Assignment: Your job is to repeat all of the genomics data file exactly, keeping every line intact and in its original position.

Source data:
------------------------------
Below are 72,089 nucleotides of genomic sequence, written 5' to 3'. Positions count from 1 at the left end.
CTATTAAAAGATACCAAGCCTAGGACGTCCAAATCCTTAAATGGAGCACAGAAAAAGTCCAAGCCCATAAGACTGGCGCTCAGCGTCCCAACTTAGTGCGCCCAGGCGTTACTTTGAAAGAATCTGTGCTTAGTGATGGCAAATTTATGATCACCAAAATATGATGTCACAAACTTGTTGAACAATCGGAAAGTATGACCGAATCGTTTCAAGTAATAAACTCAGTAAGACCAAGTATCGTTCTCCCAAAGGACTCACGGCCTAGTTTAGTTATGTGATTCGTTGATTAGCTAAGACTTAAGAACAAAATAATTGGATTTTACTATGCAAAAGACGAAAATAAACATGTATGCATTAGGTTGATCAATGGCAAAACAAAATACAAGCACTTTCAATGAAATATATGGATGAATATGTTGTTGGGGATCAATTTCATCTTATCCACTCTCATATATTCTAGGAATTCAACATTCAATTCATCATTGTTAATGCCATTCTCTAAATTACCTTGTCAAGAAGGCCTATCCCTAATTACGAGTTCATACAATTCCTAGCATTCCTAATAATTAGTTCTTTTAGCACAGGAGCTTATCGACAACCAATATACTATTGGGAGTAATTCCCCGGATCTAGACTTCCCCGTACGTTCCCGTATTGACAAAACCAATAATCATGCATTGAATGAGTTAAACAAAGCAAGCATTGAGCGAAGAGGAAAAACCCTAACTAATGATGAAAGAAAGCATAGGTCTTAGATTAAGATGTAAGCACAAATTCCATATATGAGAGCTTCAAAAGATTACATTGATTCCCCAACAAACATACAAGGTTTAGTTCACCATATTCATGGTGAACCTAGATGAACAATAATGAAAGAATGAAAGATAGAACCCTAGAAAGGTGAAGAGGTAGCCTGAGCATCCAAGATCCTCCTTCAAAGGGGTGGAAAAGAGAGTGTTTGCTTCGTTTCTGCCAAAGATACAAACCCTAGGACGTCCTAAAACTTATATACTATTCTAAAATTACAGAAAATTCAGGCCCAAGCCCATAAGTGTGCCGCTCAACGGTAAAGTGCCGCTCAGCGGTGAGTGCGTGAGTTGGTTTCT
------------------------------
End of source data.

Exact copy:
Below are 72,089 nucleotides of genomic sequence, written 5' to 3'. Positions count from 1 at the left end.
CTATTAAAAGATACCAAGCCTAGGACGTCCAAATCCTTAAATGGAGCACAGAAAAAGTCCAAGCCCATAAGACTGGCGCTCAGCGTCCCAACTTAGTGCGCCCAGGCGTTACTTTGAAAGAATCTGTGCTTAGTGATGGCAAATTTATGATCACCAAAATATGATGTCACAAACTTGTTGAACAATCGGAAAGTATGACCGAATCGTTTCAAGTAATAAACTCAGTAAGACCAAGTATCGTTCTCCCAAAGGACTCACGGCCTAGTTTAGTTATGTGATTCGTTGATTAGCTAAGACTTAAGAACAAAATAATTGGATTTTACTATGCAAAAGACGAAAATAAACATGTATGCATTAGGTTGATCAATGGCAAAACAAAATACAAGCACTTTCAATGAAATATATGGATGAATATGTTGTTGGGGATCAATTTCATCTTATCCACTCTCATATATTCTAGGAATTCAACATTCAATTCATCATTGTTAATGCCATTCTCTAAATTACCTTGTCAAGAAGGCCTATCCCTAATTACGAGTTCATACAATTCCTAGCATTCCTAATAATTAGTTCTTTTAGCACAGGAGCTTATCGACAACCAATATACTATTGGGAGTAATTCCCCGGATCTAGACTTCCCCGTACGTTCCCGTATTGACAAAACCAATAATCATGCATTGAATGAGTTAAACAAAGCAAGCATTGAGCGAAGAGGAAAAACCCTAACTAATGATGAAAGAAAGCATAGGTCTTAGATTAAGATGTAAGCACAAATTCCATATATGAGAGCTTCAAAAGATTACATTGATTCCCCAACAAACATACAAGGTTTAGTTCACCATATTCATGGTGAACCTAGATGAACAATAATGAAAGAATGAAAGATAGAACCCTAGAAAGGTGAAGAGGTAGCCTGAGCATCCAAGATCCTCCTTCAAAGGGGTGGAAAAGAGAGTGTTTGCTTCGTTTCTGCCAAAGATACAAACCCTAGGACGTCCTAAAACTTATATACTATTCTAAAATTACAGAAAATTCAGGCCCAAGCCCATAAGTGTGCCGCTCAACGGTAAAGTGCCGCTCAGCGGTGAGTGCGTGAGTTGGTTTCT